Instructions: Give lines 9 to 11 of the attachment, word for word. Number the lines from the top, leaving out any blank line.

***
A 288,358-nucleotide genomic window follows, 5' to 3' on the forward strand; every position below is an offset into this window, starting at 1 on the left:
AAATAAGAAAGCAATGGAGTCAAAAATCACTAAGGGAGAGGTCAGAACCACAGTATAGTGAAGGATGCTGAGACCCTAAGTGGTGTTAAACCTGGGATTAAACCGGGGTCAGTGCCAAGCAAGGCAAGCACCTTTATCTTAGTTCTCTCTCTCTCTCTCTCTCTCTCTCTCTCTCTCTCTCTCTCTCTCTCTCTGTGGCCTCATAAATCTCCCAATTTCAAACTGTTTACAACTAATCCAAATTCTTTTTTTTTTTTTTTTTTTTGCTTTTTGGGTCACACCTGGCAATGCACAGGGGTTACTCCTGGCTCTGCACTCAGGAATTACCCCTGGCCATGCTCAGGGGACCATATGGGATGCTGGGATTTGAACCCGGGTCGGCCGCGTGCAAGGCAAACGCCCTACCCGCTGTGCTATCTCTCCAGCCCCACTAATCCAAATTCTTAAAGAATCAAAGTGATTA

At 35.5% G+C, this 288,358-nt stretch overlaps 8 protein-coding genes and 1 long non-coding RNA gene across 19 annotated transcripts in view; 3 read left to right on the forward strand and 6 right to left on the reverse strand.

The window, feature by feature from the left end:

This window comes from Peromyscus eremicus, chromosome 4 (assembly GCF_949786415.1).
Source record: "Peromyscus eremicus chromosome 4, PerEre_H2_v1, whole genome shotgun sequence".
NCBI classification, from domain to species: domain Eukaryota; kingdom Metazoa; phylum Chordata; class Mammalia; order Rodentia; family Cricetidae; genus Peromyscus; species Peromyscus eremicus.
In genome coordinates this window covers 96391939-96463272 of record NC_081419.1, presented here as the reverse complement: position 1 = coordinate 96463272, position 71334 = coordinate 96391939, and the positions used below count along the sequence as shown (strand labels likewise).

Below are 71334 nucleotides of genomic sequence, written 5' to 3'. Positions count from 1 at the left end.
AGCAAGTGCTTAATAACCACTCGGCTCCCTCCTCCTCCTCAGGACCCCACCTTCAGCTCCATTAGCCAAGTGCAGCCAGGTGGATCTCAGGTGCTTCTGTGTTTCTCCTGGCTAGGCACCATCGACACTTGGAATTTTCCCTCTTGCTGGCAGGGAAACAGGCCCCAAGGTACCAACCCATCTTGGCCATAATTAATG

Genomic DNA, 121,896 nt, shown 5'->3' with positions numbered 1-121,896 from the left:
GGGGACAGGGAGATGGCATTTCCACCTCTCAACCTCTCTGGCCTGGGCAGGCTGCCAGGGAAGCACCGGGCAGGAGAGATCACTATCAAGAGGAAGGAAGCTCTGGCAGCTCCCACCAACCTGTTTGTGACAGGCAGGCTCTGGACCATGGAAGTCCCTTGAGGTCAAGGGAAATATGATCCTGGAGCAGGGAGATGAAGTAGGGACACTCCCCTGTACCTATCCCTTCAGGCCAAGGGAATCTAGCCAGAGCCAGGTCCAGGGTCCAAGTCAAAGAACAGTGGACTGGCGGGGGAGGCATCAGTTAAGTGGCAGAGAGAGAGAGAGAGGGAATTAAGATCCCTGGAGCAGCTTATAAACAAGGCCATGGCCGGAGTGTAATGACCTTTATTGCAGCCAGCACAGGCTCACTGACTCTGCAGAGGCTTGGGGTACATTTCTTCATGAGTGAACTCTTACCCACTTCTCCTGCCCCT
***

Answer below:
Below are 71334 nucleotides of genomic sequence, written 5' to 3'. Positions count from 1 at the left end.
AGCAAGTGCTTAATAACCACTCGGCTCCCTCCTCCTCCTCAGGACCCCACCTTCAGCTCCATTAGCCAAGTGCAGCCAGGTGGATCTCAGGTGCTTCTGTGTTTCTCCTGGCTAGGCACCATCGACACTTGGAATTTTCCCTCTTGCTGGCAGGGAAACAGGCCCCAAGGTACCAACCCATCTTGGCCATAATTAATG

Genomic DNA, 121,896 nt, shown 5'->3' with positions numbered 1-121,896 from the left: